ANOTHER Holme Valley planning battle has kicked off after "Guantanamo Bay" style fencing was erected in quaint woodlands near Holmfirth.
Angry homeowners claim £50,000 worth of three-metre-high fencing has been put up by textile company Holmfirth Dyers on green belt land behind their mill without planning permission.
Dunford Road resident Jane Headford said bosses at the dyeing company had told her the stretch of metal fencing between Dunford Road and Holmfirth Junior School around the mill ponds and beck – a tributary to the river Ribble – was necessary to prevent children from falling into the water.
But Mrs Headford, a freelance set designer whose home office overlooks the site, said the new spiked fencing made the woods more dangerous and cast doubt on whether the land actually belonged to the firm.
‘We were told that it was green belt land in conservation area’
She said: "It’s depressing and I feel like we’re in prison. It’s like Colditz, it’s a real scar on the landscape, it’s destroying the feel of a Pennine community.
"We were told that land was green belt when we did the searches for buying our house and it’s right next to the conservation area of Holmfirth.
"I’m not sure it’s their land but even if it is there are rules about building on the green belt, the right to roam and so on," she added.
The mother of two also slammed Kirklees Council for failing to stop the fencing going up when she complained last year or beginning enforcement proceedings against Holmfirth Dyers – who have now lodged a retrospective planning application. A council planning spokesman said it would be put through the system as normal.
The spokesman added: "If somebody erects a fence and they haven’t got permission that’s entirely their risk.
"We’ve got no powers to stop them from putting in a retrospective planning application but if it is unsuccessful we can ask for the fence to be removed. If they fail to remove it we can begin enforcement action which can eventually lead to a criminal prosecution."
Holmfirth Dyers’ health and safety manager, Lynda Baldwin, claimed the company had been forced to replace old fencing immediately following a risk assessment on the company’s dams.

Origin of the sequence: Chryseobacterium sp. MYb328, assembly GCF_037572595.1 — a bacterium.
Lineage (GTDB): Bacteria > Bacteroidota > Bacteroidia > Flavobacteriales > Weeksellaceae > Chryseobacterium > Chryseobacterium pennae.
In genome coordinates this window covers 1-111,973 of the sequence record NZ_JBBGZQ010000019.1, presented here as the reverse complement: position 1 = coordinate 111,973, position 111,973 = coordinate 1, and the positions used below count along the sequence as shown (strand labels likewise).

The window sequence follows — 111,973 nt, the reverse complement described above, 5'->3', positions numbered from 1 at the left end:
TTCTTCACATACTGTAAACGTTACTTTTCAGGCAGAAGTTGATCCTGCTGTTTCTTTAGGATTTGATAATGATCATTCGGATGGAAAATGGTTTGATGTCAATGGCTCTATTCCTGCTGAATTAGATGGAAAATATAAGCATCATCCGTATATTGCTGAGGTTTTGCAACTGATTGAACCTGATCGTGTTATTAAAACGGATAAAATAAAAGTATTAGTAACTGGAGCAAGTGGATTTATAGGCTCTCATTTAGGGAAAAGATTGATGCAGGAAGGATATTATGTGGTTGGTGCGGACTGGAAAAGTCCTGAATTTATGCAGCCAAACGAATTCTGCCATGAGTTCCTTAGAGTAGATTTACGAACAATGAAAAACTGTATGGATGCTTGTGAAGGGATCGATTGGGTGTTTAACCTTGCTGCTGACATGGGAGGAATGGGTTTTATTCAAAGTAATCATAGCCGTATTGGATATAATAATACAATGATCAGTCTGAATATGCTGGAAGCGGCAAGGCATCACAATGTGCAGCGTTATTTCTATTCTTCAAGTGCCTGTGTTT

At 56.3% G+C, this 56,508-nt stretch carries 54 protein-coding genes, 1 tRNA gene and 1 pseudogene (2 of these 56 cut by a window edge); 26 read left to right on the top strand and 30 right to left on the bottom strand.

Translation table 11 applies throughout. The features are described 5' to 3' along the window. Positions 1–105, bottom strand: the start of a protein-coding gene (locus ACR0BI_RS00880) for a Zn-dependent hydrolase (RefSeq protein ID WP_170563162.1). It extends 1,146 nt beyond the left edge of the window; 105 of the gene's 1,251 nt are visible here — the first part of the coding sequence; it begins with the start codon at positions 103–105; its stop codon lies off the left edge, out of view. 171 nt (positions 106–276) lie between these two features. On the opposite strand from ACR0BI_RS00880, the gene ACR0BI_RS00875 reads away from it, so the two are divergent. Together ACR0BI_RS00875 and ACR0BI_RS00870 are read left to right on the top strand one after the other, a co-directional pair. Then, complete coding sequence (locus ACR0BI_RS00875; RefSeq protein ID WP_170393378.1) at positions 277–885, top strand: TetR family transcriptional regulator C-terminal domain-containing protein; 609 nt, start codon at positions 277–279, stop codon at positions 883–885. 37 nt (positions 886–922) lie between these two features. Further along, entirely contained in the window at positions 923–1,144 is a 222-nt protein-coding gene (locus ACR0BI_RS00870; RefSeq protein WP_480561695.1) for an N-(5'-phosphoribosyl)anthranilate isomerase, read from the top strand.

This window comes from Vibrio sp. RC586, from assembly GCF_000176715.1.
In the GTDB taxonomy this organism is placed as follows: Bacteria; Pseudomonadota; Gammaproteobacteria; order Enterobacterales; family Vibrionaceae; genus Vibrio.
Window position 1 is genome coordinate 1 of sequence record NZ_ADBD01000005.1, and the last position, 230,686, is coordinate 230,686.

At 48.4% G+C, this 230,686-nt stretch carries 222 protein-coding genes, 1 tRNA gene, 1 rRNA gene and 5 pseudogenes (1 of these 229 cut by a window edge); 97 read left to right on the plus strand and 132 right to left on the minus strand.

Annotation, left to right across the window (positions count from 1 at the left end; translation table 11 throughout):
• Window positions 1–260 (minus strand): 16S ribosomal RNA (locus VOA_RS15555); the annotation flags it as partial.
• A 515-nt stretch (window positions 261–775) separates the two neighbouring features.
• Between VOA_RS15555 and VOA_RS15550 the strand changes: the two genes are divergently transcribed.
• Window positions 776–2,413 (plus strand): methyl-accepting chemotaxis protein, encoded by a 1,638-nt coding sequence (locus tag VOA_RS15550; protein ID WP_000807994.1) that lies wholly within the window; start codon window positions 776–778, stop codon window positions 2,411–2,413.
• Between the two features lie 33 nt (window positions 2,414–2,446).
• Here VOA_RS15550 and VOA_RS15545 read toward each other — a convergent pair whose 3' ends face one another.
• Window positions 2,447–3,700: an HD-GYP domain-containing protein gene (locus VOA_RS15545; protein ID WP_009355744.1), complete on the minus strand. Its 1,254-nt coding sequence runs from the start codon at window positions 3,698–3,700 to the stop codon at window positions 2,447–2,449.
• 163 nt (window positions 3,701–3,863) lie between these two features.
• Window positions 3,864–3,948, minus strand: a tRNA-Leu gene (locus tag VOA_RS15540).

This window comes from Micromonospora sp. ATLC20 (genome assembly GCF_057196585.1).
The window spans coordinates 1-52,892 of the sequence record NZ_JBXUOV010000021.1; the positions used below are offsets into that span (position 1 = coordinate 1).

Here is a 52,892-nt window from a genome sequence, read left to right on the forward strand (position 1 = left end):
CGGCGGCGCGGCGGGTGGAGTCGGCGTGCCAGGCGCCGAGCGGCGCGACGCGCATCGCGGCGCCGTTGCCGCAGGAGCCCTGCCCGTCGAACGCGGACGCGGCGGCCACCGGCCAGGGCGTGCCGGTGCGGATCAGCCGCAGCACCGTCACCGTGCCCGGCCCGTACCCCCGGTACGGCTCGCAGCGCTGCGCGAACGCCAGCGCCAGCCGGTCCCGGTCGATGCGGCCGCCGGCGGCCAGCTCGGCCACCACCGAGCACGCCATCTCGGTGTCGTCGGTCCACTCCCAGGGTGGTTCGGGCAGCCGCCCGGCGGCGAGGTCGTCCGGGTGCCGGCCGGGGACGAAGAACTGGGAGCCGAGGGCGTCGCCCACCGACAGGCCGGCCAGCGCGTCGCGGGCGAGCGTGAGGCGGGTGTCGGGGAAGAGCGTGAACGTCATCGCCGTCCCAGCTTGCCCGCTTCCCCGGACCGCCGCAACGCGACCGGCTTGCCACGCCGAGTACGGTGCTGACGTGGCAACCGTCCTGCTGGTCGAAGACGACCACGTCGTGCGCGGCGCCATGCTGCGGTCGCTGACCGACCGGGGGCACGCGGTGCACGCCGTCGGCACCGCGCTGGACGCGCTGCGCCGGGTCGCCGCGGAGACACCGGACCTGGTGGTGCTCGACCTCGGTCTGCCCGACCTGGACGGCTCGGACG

"We had no choice by law," she said, "we know children come on to our land so we have to make it safe. It’s all above board, the fencing that’s gone up is great. It will last and it’s not an eyesore, I’d much rather be looking at that than barbed wire.
"Foliage had to be cleared for the work to be done but once it grows back you are not even going to see it’s there.
"It’s private property so people shouldn’t use it as a short cut but we have cleared rope swings so we know they do.
"Whatever happens I have to make that dam secure. We’re just trying to follow the law and make it as safe as possible for everyone."
Mrs Baldwin said the 3m height was absolutely necessary to prevent people climbing over and if it had been any lower she would have insisted on barbed wire.
Chairman of the Holme Valley South Area Committee and valley councillor on Kirklees, Clr Ken Sims, backed the dye firm and said he was confident they owned the land.
"They thought they were doing the right thing because they had children playing nearby," he said. "Children also use (the woods) as a route through to school so they have a duty of care. They’re trying to do the right thing on advice from health and safety, they’ve just re-lined the pond and it’s very slippy, children could fall in there and drown.
"When the vegetation grows again you won’t see it (the fence), " Clr Sims added.
But Mrs Headford, who has enjoyed unspoiled views for 16-years, was rolling up her sleeves for battle in a bid to get the fence removed.
"I don’t want to make enemies but they’ve done it very unsympathetically," she said.
"It shouldn’t be like that, it looks like something round a great big power station. They have created a worse situation and there’s got to be a compromise," she added